> with bright new 'ideators' seeking to make their mark.  The senior
> officer can filter out those that were tried in 1982, 1987, 1991 and
> 1995 and can usually tell the new face when it was tried, how, and what
> happened, but none of that is documented.  The idea here is to do the
> knowledge engineering 'from the horse's mouth'.
>   (c) a means of reconciling the information they get from various
> departments, each holding different views on critical corporate assets,
> processes, and plans.  The problem here is not only the 'nyms' that Jack
> Ring mentions -- different terms for the same things, different
> groupings/aggregations and upper level classifiers -- but also genuinely
> conflicting models.  The conflicts tend to arise out of the different
> KPIs and other elements of the business assessment, evaluation and
> reward system.  One group counts orders placed, another orders filled,
> and a third total revenue from orders; and as an order changes state,
> its value to the company changes, but its value to various performance
> assessments appears and disappears.  This is an area in which ontologies
> can do better than the Conceptual Schema and the Information Base of
> which Sjir speaks.  Ontologies can provide formal definitions of classes
> and properties (in terms of 'more fundamental' ones), which allows us to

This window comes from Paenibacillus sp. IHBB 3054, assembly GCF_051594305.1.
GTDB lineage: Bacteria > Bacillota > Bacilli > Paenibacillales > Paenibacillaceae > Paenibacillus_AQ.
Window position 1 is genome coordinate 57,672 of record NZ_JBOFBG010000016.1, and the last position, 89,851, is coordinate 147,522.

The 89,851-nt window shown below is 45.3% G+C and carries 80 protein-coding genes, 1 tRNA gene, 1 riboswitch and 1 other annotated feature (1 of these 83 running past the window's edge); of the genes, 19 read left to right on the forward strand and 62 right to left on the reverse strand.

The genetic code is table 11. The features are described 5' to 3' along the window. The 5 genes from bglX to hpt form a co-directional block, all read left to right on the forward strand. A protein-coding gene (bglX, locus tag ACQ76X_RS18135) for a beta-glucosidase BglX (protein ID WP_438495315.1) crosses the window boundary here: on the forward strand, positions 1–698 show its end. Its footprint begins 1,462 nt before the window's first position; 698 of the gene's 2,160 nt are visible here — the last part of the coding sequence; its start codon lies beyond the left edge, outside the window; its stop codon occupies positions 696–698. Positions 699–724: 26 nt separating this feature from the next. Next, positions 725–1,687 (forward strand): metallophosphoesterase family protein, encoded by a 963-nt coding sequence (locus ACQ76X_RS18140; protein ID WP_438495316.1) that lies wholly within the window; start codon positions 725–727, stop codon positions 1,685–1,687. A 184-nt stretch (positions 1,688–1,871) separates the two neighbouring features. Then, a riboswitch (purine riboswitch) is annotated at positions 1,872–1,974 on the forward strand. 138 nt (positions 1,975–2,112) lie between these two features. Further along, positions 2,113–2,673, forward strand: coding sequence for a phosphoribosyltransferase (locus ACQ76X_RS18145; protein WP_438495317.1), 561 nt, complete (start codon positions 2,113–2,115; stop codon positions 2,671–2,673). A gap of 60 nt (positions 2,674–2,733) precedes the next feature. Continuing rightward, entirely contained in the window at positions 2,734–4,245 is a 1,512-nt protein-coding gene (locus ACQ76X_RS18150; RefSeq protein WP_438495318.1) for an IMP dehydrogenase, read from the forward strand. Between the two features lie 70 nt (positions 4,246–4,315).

> deduce relationships, recognize (or declare) synonyms, and recognize
> inconsistencies in the 'schemas' themselves.
> The problem with delivering any of these results is tying the bell on
> the cat's neck.  Some team of knowledge engineers has to get down and
> dirty with the text resources and the individual company practitioners,
> and tease out and formulate all of the knowledge that is presumably
> resident in them.  And then the knowledge engineers have to go back to
> many of these resources to resolve some of the confusion and conflict.
> That is an expensive process for the CEO, not because of what the
> consulting ontologists cost, but because of the time of his/her
> corporate personnel assets that is consumed.  Further, it is a risky
> process, precisely because it exposes the knowledge that is the
> corporate advantage to external eyes and ears.  Unlike Toby's tag line,
> this is an activity that must be done well -- thoroughly and carefully
> -- to be worth doing at all.
> -Ed
>> tc
>> "If something is not worth doing, it`s not worth doing well" - Peter Drucker
>> Toby Considine
>> TC9, Inc
>> TC Chair: oBIX&  WS-Calendar
>> TC Editor: EMIX, EnergyInterop
>> U.S. National Inst. of Standards and Tech. Smart Grid Architecture Committee
>> Email: Toby.Considine@xxxxxxxxx
>> Phone: (919)619-2104
>> http://www.tcnine.com/
>> blog: www.NewDaedalus.com